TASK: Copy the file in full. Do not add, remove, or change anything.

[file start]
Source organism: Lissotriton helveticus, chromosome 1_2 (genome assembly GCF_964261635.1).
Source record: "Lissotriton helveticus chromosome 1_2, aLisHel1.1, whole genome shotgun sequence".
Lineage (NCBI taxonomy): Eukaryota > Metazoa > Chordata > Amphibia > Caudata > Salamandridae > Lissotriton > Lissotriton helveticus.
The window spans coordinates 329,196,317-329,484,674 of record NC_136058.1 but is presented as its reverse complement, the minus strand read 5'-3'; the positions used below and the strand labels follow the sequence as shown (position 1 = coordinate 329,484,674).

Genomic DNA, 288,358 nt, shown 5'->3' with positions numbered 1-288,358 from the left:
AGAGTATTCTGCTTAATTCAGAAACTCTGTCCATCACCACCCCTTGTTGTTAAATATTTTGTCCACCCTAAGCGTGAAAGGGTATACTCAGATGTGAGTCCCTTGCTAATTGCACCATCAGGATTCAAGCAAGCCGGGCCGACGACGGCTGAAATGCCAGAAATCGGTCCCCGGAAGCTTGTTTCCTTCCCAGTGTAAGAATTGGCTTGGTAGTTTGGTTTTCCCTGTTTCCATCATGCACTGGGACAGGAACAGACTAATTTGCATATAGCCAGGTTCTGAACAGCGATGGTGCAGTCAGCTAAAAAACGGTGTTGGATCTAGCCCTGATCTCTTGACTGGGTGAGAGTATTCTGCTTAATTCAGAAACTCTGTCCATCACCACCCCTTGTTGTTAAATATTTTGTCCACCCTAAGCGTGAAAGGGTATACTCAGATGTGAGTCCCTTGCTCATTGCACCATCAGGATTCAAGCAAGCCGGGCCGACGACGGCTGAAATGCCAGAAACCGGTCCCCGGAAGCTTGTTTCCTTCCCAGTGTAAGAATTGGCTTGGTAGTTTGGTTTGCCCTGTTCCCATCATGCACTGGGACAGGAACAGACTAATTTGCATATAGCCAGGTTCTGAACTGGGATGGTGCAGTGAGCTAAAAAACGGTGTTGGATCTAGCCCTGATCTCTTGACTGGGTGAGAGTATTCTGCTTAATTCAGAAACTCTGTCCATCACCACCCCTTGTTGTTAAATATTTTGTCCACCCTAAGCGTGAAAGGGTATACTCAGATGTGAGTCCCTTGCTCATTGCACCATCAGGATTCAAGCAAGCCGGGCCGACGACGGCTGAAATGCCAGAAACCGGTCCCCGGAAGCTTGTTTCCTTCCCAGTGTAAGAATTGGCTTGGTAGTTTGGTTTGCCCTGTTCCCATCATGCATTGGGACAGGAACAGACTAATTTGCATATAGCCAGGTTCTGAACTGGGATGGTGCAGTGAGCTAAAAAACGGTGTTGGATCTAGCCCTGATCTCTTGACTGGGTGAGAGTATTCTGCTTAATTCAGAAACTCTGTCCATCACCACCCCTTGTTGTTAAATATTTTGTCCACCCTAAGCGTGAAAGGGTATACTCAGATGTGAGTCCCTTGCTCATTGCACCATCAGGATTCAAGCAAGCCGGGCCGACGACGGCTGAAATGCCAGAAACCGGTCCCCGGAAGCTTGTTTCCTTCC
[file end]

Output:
Source organism: Lissotriton helveticus, chromosome 1_2 (genome assembly GCF_964261635.1).
Source record: "Lissotriton helveticus chromosome 1_2, aLisHel1.1, whole genome shotgun sequence".
Lineage (NCBI taxonomy): Eukaryota > Metazoa > Chordata > Amphibia > Caudata > Salamandridae > Lissotriton > Lissotriton helveticus.
The window spans coordinates 329,196,317-329,484,674 of record NC_136058.1 but is presented as its reverse complement, the minus strand read 5'-3'; the positions used below and the strand labels follow the sequence as shown (position 1 = coordinate 329,484,674).

Genomic DNA, 288,358 nt, shown 5'->3' with positions numbered 1-288,358 from the left:
AGAGTATTCTGCTTAATTCAGAAACTCTGTCCATCACCACCCCTTGTTGTTAAATATTTTGTCCACCCTAAGCGTGAAAGGGTATACTCAGATGTGAGTCCCTTGCTAATTGCACCATCAGGATTCAAGCAAGCCGGGCCGACGACGGCTGAAATGCCAGAAATCGGTCCCCGGAAGCTTGTTTCCTTCCCAGTGTAAGAATTGGCTTGGTAGTTTGGTTTTCCCTGTTTCCATCATGCACTGGGACAGGAACAGACTAATTTGCATATAGCCAGGTTCTGAACAGCGATGGTGCAGTCAGCTAAAAAACGGTGTTGGATCTAGCCCTGATCTCTTGACTGGGTGAGAGTATTCTGCTTAATTCAGAAACTCTGTCCATCACCACCCCTTGTTGTTAAATATTTTGTCCACCCTAAGCGTGAAAGGGTATACTCAGATGTGAGTCCCTTGCTCATTGCACCATCAGGATTCAAGCAAGCCGGGCCGACGACGGCTGAAATGCCAGAAACCGGTCCCCGGAAGCTTGTTTCCTTCCCAGTGTAAGAATTGGCTTGGTAGTTTGGTTTGCCCTGTTCCCATCATGCACTGGGACAGGAACAGACTAATTTGCATATAGCCAGGTTCTGAACTGGGATGGTGCAGTGAGCTAAAAAACGGTGTTGGATCTAGCCCTGATCTCTTGACTGGGTGAGAGTATTCTGCTTAATTCAGAAACTCTGTCCATCACCACCCCTTGTTGTTAAATATTTTGTCCACCCTAAGCGTGAAAGGGTATACTCAGATGTGAGTCCCTTGCTCATTGCACCATCAGGATTCAAGCAAGCCGGGCCGACGACGGCTGAAATGCCAGAAACCGGTCCCCGGAAGCTTGTTTCCTTCCCAGTGTAAGAATTGGCTTGGTAGTTTGGTTTGCCCTGTTCCCATCATGCATTGGGACAGGAACAGACTAATTTGCATATAGCCAGGTTCTGAACTGGGATGGTGCAGTGAGCTAAAAAACGGTGTTGGATCTAGCCCTGATCTCTTGACTGGGTGAGAGTATTCTGCTTAATTCAGAAACTCTGTCCATCACCACCCCTTGTTGTTAAATATTTTGTCCACCCTAAGCGTGAAAGGGTATACTCAGATGTGAGTCCCTTGCTCATTGCACCATCAGGATTCAAGCAAGCCGGGCCGACGACGGCTGAAATGCCAGAAACCGGTCCCCGGAAGCTTGTTTCCTTCC